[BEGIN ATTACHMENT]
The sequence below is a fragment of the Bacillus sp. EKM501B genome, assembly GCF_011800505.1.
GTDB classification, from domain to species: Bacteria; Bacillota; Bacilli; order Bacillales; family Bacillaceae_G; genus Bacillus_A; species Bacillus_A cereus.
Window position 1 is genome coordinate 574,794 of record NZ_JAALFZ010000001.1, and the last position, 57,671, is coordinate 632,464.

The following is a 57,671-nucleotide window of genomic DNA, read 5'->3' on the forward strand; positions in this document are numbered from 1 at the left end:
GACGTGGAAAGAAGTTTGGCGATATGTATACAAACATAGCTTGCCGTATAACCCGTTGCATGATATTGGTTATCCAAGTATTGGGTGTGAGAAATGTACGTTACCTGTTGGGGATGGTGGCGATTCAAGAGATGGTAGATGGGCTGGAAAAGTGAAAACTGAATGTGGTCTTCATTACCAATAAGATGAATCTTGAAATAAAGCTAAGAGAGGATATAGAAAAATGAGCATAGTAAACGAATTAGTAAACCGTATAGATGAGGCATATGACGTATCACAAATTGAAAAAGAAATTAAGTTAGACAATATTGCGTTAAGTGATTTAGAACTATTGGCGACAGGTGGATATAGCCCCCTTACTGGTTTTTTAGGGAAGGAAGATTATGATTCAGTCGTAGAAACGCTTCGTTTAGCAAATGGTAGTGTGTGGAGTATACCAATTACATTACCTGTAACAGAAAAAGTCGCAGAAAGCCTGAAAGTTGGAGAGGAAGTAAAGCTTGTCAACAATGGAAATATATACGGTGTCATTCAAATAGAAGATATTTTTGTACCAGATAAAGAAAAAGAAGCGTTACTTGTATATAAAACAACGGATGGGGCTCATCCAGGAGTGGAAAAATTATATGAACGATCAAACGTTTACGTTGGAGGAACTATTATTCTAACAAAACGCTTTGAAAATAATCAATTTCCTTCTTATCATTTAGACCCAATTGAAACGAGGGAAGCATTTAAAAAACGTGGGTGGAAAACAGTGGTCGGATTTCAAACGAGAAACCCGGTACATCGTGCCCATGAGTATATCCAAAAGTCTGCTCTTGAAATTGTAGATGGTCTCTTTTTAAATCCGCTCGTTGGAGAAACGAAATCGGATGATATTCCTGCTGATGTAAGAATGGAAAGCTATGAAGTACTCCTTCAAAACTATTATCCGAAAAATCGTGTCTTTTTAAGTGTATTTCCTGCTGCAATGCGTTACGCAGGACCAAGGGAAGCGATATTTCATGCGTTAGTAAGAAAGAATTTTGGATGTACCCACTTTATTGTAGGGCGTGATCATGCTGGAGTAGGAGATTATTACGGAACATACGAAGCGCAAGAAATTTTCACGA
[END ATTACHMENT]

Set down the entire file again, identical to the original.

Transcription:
The sequence below is a fragment of the Bacillus sp. EKM501B genome, assembly GCF_011800505.1.
GTDB classification, from domain to species: Bacteria; Bacillota; Bacilli; order Bacillales; family Bacillaceae_G; genus Bacillus_A; species Bacillus_A cereus.
Window position 1 is genome coordinate 574,794 of record NZ_JAALFZ010000001.1, and the last position, 57,671, is coordinate 632,464.

The following is a 57,671-nucleotide window of genomic DNA, read 5'->3' on the forward strand; positions in this document are numbered from 1 at the left end:
GACGTGGAAAGAAGTTTGGCGATATGTATACAAACATAGCTTGCCGTATAACCCGTTGCATGATATTGGTTATCCAAGTATTGGGTGTGAGAAATGTACGTTACCTGTTGGGGATGGTGGCGATTCAAGAGATGGTAGATGGGCTGGAAAAGTGAAAACTGAATGTGGTCTTCATTACCAATAAGATGAATCTTGAAATAAAGCTAAGAGAGGATATAGAAAAATGAGCATAGTAAACGAATTAGTAAACCGTATAGATGAGGCATATGACGTATCACAAATTGAAAAAGAAATTAAGTTAGACAATATTGCGTTAAGTGATTTAGAACTATTGGCGACAGGTGGATATAGCCCCCTTACTGGTTTTTTAGGGAAGGAAGATTATGATTCAGTCGTAGAAACGCTTCGTTTAGCAAATGGTAGTGTGTGGAGTATACCAATTACATTACCTGTAACAGAAAAAGTCGCAGAAAGCCTGAAAGTTGGAGAGGAAGTAAAGCTTGTCAACAATGGAAATATATACGGTGTCATTCAAATAGAAGATATTTTTGTACCAGATAAAGAAAAAGAAGCGTTACTTGTATATAAAACAACGGATGGGGCTCATCCAGGAGTGGAAAAATTATATGAACGATCAAACGTTTACGTTGGAGGAACTATTATTCTAACAAAACGCTTTGAAAATAATCAATTTCCTTCTTATCATTTAGACCCAATTGAAACGAGGGAAGCATTTAAAAAACGTGGGTGGAAAACAGTGGTCGGATTTCAAACGAGAAACCCGGTACATCGTGCCCATGAGTATATCCAAAAGTCTGCTCTTGAAATTGTAGATGGTCTCTTTTTAAATCCGCTCGTTGGAGAAACGAAATCGGATGATATTCCTGCTGATGTAAGAATGGAAAGCTATGAAGTACTCCTTCAAAACTATTATCCGAAAAATCGTGTCTTTTTAAGTGTATTTCCTGCTGCAATGCGTTACGCAGGACCAAGGGAAGCGATATTTCATGCGTTAGTAAGAAAGAATTTTGGATGTACCCACTTTATTGTAGGGCGTGATCATGCTGGAGTAGGAGATTATTACGGAACATACGAAGCGCAAGAAATTTTCACGA